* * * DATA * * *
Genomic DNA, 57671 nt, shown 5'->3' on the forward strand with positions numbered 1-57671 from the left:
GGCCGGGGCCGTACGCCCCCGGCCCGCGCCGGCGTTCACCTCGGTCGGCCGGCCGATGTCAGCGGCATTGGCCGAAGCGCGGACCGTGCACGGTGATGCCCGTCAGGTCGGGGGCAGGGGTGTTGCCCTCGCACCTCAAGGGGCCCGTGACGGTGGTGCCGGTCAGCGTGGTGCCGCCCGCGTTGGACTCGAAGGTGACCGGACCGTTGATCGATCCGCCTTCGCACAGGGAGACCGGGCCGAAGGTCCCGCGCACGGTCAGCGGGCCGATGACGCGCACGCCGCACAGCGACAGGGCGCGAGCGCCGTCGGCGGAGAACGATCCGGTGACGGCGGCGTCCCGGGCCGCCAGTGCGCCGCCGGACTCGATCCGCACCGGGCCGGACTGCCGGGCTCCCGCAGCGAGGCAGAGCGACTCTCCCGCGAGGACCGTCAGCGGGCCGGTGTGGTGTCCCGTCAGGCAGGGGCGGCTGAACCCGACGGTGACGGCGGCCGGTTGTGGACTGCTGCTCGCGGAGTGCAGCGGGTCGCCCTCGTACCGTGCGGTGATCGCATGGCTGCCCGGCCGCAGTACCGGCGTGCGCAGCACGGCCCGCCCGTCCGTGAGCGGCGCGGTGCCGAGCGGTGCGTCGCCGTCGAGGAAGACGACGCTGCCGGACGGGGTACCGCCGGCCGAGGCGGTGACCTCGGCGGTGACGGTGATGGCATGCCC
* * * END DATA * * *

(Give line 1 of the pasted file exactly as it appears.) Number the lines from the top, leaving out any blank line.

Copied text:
Genomic DNA, 57671 nt, shown 5'->3' on the forward strand with positions numbered 1-57671 from the left: